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This Week's Science: May 11, 2013

In Science this week, researchers from McGill University reported new details about the activation of Parkin, a gene that, when mutated, is responsible for an autosomal recessive form of Parkinson’s disease. Using x-ray scattering, the team determined the crystal structure of the full-length parkin protein in rat tissue. The protein is ordinarily inactive, but they found that mutations that the disrupted two inhibitory binding interactions activated it. The findings may offer insights into enhancing parkin’s neuroprotective activity.

Also in Science, investigators from the Massachusetts Institute of Technology published new data detailing how changes in certain protein-protein have contributed to species diversity. The scientists examined the basic region-leucine zipper, or bZIP, transcription factors and quantified bZIP dimerization networks for five metazoan and two single-cell species, measuring interactions in vitro for 2,891 protein pairs.
They found that metazoan bZIP interactomes have “broadly similar structures,” yet there has been “extensive rewiring of connections compared to the last common ancestor.” At the same time, each species network is highly distinct, and many metazoan bZIP orthologs and paralogs display “strikingly different” interaction specificities.”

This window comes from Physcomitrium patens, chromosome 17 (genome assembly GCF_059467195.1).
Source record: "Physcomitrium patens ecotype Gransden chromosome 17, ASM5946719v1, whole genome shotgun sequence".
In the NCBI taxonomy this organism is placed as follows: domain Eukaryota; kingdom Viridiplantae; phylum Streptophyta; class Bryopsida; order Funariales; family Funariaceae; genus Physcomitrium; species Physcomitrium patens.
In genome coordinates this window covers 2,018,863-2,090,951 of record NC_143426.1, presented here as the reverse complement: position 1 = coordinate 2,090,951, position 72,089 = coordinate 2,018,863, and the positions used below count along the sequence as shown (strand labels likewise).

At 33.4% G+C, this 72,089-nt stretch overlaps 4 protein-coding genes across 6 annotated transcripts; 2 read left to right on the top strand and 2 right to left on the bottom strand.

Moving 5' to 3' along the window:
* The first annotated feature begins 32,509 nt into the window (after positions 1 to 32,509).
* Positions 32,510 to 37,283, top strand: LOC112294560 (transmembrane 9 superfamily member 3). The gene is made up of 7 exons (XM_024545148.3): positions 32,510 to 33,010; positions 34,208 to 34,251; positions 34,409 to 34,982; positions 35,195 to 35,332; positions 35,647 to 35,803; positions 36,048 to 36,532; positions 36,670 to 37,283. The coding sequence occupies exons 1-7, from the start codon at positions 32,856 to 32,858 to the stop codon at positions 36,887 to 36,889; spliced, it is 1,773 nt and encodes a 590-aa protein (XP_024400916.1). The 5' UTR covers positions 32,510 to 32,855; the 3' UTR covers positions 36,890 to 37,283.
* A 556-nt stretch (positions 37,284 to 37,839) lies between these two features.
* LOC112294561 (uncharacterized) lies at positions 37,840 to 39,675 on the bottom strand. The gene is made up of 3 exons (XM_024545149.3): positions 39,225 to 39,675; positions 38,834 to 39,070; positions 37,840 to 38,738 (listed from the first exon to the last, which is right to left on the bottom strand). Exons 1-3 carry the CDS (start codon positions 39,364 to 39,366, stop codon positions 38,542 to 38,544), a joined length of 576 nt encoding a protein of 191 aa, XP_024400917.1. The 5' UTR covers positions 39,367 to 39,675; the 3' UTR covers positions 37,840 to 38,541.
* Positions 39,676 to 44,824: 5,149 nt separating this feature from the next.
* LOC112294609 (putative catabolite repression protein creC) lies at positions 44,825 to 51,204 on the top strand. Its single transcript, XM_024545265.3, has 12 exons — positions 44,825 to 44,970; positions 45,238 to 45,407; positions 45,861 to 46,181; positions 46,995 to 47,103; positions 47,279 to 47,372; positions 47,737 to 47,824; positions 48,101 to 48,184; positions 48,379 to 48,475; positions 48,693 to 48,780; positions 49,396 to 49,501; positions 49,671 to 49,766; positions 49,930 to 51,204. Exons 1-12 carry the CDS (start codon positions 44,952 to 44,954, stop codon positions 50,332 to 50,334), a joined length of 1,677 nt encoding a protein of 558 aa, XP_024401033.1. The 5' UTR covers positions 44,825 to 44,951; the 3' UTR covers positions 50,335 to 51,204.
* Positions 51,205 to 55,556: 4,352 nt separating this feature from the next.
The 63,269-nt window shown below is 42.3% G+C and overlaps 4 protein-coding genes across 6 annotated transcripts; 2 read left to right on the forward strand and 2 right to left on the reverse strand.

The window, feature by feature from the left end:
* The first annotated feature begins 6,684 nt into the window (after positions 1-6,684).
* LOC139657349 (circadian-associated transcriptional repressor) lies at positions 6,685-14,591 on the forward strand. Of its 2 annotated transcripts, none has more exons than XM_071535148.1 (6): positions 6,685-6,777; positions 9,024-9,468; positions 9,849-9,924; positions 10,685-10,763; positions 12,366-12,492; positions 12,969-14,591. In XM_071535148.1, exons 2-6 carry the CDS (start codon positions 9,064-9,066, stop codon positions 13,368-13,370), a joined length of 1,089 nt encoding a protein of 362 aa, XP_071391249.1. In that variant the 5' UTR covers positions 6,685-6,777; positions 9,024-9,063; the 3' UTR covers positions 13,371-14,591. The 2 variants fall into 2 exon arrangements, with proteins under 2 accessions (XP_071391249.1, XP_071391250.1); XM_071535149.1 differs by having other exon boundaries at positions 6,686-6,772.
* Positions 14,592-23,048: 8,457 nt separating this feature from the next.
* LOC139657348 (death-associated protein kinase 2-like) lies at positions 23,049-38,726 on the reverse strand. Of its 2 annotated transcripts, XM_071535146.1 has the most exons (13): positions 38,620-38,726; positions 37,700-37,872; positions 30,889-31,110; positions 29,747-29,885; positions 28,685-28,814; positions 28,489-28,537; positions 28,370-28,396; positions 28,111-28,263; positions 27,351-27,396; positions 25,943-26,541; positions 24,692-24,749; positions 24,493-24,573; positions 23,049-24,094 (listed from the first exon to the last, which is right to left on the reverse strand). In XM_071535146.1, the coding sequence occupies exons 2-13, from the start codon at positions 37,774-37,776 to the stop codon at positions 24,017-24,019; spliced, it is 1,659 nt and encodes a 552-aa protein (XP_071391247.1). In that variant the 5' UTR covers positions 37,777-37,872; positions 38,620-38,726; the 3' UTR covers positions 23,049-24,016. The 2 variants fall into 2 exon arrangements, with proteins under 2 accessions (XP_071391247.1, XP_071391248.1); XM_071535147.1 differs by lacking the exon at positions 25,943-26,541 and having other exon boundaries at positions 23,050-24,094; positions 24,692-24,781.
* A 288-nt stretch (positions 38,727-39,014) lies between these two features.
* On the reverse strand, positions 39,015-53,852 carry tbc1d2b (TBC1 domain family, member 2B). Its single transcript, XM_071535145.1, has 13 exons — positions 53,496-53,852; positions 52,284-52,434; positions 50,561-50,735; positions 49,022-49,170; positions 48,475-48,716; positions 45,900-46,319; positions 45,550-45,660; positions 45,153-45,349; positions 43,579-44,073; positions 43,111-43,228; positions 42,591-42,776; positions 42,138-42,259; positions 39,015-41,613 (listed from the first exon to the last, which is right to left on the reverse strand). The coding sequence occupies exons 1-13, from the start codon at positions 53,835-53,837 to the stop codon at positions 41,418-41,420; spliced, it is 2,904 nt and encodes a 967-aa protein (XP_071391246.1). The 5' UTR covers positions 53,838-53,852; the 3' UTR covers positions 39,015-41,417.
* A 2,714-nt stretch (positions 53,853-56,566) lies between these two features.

Overall, the data suggest that the changes in biochemical functions related to signaling and gene expression had a major impact on the rise of different species.

The Scan

Machine Learning Helps ID Molecular Mechanisms of Pancreatic Islet Beta Cell Subtypes in Type 2 Diabetes

The approach helps overcome limitations of previous studies that had investigated the molecular mechanisms of pancreatic islet beta cells, the authors write in their Nature Genetics paper.

Culture-Based Methods, Shotgun Sequencing Reveal Transmission of Bifidobacterium Strains From Mothers to Infants

In a Nature Communications study, culture-based approaches along with shotgun sequencing give a better picture of the microbial strains transmitted from mothers to infants.

Microbial Communities Can Help Trees Adapt to Changing Climates

Tree seedlings that were inoculated with microbes from dry, warm, or cold sites could better survive drought, heat, and cold stress, according to a study in Science.

A Combination of Genetics and Environment Causes Cleft Lip

In a study published in Nature Communications, researchers investigate what combination of genetic and environmental factors come into play to cause cleft lip/palate.